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Occupation - ExciseI hope the following information will help anyone who finds their ancestor worked in Excise.
What did the Excise Service do?The Customs and Excise Service was formerly two separate bodies until merger in 1909. The Excise Office was responsible for collecting duty on goods manufactured or processed in the UK (whereas the Customs Office was responsible for collecting duty on imported goods).
An 1813 an Instruction was sent from the Excise Office, London (CUST 43/7) describing changes in excise duty. This gives a snapshot of what Excise work involved at the time:
Excise Officers were based around the whole of the UK and there was also a Head or Chief Office on Old Broad Street, London. There are images of the interior and exterior of the Head Office on the Internet.
Sources used to prepare this web pageThis page has been prepared from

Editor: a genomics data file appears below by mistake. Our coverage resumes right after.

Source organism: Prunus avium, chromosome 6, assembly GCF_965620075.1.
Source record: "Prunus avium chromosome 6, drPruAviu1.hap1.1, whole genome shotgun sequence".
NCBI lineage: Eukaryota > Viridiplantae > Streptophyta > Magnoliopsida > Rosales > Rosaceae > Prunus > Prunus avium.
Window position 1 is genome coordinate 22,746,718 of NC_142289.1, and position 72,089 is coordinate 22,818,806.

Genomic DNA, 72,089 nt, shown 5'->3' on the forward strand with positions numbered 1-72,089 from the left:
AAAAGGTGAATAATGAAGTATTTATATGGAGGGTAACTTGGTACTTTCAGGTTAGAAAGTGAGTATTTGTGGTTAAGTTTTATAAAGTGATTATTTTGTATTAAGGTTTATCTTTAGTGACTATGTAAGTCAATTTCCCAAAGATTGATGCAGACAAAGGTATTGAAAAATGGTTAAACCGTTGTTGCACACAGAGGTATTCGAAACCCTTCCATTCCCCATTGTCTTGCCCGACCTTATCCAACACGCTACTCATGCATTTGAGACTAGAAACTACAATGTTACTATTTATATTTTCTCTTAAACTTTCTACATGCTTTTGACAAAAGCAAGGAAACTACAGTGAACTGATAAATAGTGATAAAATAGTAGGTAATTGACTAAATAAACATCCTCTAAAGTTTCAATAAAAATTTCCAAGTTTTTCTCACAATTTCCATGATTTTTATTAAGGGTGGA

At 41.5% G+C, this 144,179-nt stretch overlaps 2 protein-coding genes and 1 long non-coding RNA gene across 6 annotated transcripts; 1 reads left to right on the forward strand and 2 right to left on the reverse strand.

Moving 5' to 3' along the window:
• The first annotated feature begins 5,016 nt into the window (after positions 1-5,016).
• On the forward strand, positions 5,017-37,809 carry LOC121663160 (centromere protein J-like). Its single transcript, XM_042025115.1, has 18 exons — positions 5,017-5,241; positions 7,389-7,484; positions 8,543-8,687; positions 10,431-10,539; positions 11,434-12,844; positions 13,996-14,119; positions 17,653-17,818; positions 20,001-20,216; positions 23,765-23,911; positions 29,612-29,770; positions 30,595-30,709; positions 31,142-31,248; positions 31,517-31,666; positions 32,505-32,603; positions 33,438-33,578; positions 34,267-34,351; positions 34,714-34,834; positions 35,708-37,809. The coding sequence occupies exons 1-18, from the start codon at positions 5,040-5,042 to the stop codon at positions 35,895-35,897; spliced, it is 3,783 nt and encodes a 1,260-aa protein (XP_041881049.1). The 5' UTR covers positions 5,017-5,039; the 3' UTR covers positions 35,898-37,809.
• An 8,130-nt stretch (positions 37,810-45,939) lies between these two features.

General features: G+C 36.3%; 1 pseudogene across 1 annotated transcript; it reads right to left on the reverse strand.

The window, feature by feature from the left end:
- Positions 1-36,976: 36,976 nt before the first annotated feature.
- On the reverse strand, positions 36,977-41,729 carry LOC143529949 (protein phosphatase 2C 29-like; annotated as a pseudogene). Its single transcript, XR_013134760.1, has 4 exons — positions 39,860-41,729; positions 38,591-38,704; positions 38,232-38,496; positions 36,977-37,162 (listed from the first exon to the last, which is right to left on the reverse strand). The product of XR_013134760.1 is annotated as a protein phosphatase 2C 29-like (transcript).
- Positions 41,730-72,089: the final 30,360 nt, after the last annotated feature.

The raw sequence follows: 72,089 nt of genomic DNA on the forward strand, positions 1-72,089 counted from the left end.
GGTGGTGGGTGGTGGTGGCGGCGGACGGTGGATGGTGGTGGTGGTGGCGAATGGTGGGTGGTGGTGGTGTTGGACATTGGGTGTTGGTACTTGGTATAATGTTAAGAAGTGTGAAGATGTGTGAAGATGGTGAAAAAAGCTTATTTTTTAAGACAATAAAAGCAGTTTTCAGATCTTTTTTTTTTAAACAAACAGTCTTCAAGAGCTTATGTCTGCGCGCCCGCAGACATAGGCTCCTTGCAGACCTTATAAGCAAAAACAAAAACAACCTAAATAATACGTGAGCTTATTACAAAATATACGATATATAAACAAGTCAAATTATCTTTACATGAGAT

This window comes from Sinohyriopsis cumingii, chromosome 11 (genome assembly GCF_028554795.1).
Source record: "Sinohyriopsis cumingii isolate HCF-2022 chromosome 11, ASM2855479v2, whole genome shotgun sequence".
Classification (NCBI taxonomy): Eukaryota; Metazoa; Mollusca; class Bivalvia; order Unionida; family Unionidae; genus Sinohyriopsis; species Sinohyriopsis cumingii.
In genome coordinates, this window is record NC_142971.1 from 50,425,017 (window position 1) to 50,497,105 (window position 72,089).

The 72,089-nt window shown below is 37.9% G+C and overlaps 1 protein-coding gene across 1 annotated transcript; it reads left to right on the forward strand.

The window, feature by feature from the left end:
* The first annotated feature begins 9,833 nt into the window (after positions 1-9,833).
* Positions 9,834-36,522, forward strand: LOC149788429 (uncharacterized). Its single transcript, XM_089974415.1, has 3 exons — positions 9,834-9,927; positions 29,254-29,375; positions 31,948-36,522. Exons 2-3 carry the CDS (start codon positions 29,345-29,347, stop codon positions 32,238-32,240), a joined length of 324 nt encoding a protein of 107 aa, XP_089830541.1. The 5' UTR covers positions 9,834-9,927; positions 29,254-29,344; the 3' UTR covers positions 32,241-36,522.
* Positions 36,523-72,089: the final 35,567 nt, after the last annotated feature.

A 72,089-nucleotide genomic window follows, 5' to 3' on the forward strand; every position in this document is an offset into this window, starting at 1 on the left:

Structure of the Excise Service (1840 and 1852)The service had a hierarchical structure, starting at the top:
Getting into the Excise Service
The Bateman books describe in detail what qualities a person needed to get an initial post and how to progress within the service.
In 1840: 'The first appointment of a person intended for the surveying department of the excise is called an Order for instructions. These orders are given on the nomination either of the Lords of the Treasury or of the commissioners of excise the patronage being divided between them.
The commissioners set apart a number of appointments for the sons of officers with very large families &c and the rest are disposed of by the individual commissioners'.